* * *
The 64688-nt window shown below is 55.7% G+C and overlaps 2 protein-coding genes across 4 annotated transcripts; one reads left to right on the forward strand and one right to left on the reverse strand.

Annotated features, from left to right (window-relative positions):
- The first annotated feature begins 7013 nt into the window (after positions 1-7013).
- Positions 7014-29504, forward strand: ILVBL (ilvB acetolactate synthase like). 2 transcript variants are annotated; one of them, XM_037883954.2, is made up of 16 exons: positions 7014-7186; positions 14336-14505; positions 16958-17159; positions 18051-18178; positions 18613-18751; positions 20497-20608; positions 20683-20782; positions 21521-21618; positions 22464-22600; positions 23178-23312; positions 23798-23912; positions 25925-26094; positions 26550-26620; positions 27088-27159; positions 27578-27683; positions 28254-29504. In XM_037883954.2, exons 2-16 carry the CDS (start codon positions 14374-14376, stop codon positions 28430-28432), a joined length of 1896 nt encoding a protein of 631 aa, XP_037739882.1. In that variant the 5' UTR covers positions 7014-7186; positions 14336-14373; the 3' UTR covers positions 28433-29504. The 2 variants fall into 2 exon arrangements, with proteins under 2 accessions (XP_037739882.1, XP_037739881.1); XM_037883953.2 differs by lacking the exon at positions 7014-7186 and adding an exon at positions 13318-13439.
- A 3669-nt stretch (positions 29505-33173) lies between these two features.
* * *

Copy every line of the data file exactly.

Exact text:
The 64688-nt window shown below is 55.7% G+C and overlaps 2 protein-coding genes across 4 annotated transcripts; one reads left to right on the forward strand and one right to left on the reverse strand.

Annotated features, from left to right (window-relative positions):
- The first annotated feature begins 7013 nt into the window (after positions 1-7013).
- Positions 7014-29504, forward strand: ILVBL (ilvB acetolactate synthase like). 2 transcript variants are annotated; one of them, XM_037883954.2, is made up of 16 exons: positions 7014-7186; positions 14336-14505; positions 16958-17159; positions 18051-18178; positions 18613-18751; positions 20497-20608; positions 20683-20782; positions 21521-21618; positions 22464-22600; positions 23178-23312; positions 23798-23912; positions 25925-26094; positions 26550-26620; positions 27088-27159; positions 27578-27683; positions 28254-29504. In XM_037883954.2, exons 2-16 carry the CDS (start codon positions 14374-14376, stop codon positions 28430-28432), a joined length of 1896 nt encoding a protein of 631 aa, XP_037739882.1. In that variant the 5' UTR covers positions 7014-7186; positions 14336-14373; the 3' UTR covers positions 28433-29504. The 2 variants fall into 2 exon arrangements, with proteins under 2 accessions (XP_037739882.1, XP_037739881.1); XM_037883953.2 differs by lacking the exon at positions 7014-7186 and adding an exon at positions 13318-13439.
- A 3669-nt stretch (positions 29505-33173) lies between these two features.